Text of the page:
Frederick Turner, John Muir: Rediscovering America
(1985; rpt. Cambridge: Perseus Publishing, 2000), p. 26:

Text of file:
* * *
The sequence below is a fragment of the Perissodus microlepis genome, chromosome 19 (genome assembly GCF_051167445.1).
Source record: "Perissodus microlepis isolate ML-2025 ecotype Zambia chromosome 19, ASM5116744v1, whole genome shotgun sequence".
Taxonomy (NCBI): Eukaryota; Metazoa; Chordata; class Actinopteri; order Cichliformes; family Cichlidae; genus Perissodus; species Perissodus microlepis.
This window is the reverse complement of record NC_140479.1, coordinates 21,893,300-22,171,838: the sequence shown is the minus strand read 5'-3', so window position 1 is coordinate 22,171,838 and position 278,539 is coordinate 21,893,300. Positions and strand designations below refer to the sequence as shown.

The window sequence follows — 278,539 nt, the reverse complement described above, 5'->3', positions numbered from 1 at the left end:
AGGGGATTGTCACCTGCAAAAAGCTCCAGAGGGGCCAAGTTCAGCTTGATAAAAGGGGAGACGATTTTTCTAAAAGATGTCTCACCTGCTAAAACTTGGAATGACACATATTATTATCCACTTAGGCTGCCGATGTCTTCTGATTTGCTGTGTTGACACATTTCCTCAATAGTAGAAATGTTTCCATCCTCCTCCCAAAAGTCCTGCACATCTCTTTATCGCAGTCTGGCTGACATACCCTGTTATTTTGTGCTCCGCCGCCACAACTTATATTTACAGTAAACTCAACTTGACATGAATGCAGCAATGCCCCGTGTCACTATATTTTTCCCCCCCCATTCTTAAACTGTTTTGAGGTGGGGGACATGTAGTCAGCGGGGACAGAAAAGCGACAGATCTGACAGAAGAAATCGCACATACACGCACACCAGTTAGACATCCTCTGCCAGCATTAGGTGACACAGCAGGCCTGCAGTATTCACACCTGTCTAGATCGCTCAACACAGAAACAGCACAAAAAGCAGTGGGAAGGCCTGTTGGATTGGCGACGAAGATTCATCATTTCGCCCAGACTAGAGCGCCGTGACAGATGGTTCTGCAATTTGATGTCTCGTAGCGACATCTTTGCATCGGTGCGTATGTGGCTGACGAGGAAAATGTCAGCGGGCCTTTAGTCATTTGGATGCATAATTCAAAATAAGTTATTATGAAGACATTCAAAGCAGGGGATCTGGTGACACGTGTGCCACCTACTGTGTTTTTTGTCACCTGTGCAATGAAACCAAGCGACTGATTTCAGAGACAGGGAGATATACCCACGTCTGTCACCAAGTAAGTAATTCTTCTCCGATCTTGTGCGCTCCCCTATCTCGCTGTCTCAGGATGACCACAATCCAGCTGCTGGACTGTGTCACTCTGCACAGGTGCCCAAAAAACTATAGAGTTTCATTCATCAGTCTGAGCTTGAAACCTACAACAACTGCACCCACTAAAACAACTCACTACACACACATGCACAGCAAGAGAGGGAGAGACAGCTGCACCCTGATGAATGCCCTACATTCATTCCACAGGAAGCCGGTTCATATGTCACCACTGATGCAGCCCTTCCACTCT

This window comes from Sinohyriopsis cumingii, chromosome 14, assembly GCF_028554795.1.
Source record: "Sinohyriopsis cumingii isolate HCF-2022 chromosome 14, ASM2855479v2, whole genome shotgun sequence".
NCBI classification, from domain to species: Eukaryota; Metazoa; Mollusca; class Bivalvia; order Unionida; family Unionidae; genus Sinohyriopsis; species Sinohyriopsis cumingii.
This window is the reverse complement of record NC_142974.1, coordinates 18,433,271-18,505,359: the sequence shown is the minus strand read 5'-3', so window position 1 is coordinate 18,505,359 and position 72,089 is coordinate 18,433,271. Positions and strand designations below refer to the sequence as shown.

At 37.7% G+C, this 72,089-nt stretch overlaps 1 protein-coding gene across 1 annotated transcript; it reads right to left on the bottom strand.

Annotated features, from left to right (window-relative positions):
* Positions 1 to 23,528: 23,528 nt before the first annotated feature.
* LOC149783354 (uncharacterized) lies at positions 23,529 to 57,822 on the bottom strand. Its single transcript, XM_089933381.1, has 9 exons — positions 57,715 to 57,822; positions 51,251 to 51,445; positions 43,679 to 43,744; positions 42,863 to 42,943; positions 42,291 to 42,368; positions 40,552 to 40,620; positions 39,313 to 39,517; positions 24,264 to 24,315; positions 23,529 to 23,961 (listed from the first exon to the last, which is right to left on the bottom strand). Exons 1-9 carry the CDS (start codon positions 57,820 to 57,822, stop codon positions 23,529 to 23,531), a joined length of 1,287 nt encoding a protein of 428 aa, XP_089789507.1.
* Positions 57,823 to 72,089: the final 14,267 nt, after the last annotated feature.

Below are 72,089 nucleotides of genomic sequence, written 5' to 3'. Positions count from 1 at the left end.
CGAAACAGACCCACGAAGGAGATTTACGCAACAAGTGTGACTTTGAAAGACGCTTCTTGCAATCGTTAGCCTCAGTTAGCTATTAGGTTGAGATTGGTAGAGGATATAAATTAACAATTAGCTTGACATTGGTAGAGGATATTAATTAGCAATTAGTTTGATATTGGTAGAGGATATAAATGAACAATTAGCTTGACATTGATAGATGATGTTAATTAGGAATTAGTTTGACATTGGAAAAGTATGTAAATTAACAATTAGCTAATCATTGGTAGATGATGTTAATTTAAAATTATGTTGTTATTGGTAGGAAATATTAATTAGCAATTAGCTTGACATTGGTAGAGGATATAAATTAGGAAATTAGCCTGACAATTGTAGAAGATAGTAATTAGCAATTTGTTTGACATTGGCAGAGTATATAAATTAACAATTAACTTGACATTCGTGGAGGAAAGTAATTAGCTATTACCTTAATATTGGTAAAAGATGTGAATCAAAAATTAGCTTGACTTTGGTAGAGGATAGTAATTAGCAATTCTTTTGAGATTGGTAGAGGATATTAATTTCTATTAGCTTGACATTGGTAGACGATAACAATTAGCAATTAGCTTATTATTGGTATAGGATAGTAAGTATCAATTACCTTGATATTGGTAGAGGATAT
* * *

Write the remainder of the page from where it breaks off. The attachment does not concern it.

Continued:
Whatever the route, whatever the consequences for a late return home, for John Muir the disobedience was creative and absolutely essential. Considering the ways in which his father's severity compounded the confining regimen of the Dunbar schools, these long runs and rambles into the heart of that landscape were mental and spiritual escapes as much as they were physical ones. Here the boy developed the intuitive ability to take instruction, comfort, and deep pleasure from the natural world, an ability that did so much to convert his childhood in Dunbar and in Wisconsin from blight to lasting spiritual treasure. The runs began, as he would later recognize, a lifelong pattern of personal salvation. Whenever the deadening or seductive routines of settled life threatened his inmost nature; whenever he felt the shadows of traditional obligations and ways of thought spreading into his mind, then John Muir would contrive some escape as now he did on the days of spring and summer when with brother and friends he raced on out of the old town.